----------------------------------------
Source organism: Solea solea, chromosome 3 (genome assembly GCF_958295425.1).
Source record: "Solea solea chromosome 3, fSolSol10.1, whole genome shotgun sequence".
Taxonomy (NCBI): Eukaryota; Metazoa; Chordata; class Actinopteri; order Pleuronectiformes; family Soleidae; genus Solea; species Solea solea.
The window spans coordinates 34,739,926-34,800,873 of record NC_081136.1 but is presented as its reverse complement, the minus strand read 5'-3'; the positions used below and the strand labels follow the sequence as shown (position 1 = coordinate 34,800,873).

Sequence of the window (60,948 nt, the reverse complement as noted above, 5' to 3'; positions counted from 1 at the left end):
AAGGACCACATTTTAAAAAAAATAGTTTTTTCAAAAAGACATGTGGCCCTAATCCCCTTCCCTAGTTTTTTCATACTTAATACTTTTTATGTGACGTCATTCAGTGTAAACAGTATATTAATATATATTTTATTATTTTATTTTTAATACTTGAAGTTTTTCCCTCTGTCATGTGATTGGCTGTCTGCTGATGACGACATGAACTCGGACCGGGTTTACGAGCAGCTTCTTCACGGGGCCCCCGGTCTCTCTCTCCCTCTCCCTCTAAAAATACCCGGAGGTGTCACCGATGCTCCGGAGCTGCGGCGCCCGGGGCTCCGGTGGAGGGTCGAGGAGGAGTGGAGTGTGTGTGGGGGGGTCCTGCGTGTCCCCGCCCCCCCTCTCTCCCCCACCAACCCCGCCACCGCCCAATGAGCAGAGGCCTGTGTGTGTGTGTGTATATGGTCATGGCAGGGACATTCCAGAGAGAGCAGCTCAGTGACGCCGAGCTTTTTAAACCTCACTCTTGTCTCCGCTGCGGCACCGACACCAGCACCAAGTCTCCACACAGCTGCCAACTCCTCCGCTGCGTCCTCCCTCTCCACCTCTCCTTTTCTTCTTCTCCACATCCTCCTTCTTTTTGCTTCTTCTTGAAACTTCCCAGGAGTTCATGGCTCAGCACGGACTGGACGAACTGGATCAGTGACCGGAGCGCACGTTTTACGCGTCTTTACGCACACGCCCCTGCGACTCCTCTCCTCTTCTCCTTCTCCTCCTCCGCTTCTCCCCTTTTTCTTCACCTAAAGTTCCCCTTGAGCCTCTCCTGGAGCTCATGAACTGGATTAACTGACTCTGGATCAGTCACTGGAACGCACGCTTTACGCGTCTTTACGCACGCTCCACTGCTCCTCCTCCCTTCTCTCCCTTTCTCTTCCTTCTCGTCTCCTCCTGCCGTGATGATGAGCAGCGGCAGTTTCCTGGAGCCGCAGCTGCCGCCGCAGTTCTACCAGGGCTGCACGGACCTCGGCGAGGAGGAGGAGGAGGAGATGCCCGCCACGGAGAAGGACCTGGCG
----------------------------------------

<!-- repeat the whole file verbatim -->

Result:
Source organism: Solea solea, chromosome 3 (genome assembly GCF_958295425.1).
Source record: "Solea solea chromosome 3, fSolSol10.1, whole genome shotgun sequence".
Taxonomy (NCBI): Eukaryota; Metazoa; Chordata; class Actinopteri; order Pleuronectiformes; family Soleidae; genus Solea; species Solea solea.
The window spans coordinates 34,739,926-34,800,873 of record NC_081136.1 but is presented as its reverse complement, the minus strand read 5'-3'; the positions used below and the strand labels follow the sequence as shown (position 1 = coordinate 34,800,873).

Sequence of the window (60,948 nt, the reverse complement as noted above, 5' to 3'; positions counted from 1 at the left end):
AAGGACCACATTTTAAAAAAAATAGTTTTTTCAAAAAGACATGTGGCCCTAATCCCCTTCCCTAGTTTTTTCATACTTAATACTTTTTATGTGACGTCATTCAGTGTAAACAGTATATTAATATATATTTTATTATTTTATTTTTAATACTTGAAGTTTTTCCCTCTGTCATGTGATTGGCTGTCTGCTGATGACGACATGAACTCGGACCGGGTTTACGAGCAGCTTCTTCACGGGGCCCCCGGTCTCTCTCTCCCTCTCCCTCTAAAAATACCCGGAGGTGTCACCGATGCTCCGGAGCTGCGGCGCCCGGGGCTCCGGTGGAGGGTCGAGGAGGAGTGGAGTGTGTGTGGGGGGGTCCTGCGTGTCCCCGCCCCCCCTCTCTCCCCCACCAACCCCGCCACCGCCCAATGAGCAGAGGCCTGTGTGTGTGTGTGTATATGGTCATGGCAGGGACATTCCAGAGAGAGCAGCTCAGTGACGCCGAGCTTTTTAAACCTCACTCTTGTCTCCGCTGCGGCACCGACACCAGCACCAAGTCTCCACACAGCTGCCAACTCCTCCGCTGCGTCCTCCCTCTCCACCTCTCCTTTTCTTCTTCTCCACATCCTCCTTCTTTTTGCTTCTTCTTGAAACTTCCCAGGAGTTCATGGCTCAGCACGGACTGGACGAACTGGATCAGTGACCGGAGCGCACGTTTTACGCGTCTTTACGCACACGCCCCTGCGACTCCTCTCCTCTTCTCCTTCTCCTCCTCCGCTTCTCCCCTTTTTCTTCACCTAAAGTTCCCCTTGAGCCTCTCCTGGAGCTCATGAACTGGATTAACTGACTCTGGATCAGTCACTGGAACGCACGCTTTACGCGTCTTTACGCACGCTCCACTGCTCCTCCTCCCTTCTCTCCCTTTCTCTTCCTTCTCGTCTCCTCCTGCCGTGATGATGAGCAGCGGCAGTTTCCTGGAGCCGCAGCTGCCGCCGCAGTTCTACCAGGGCTGCACGGACCTCGGCGAGGAGGAGGAGGAGGAGATGCCCGCCACGGAGAAGGACCTGGCG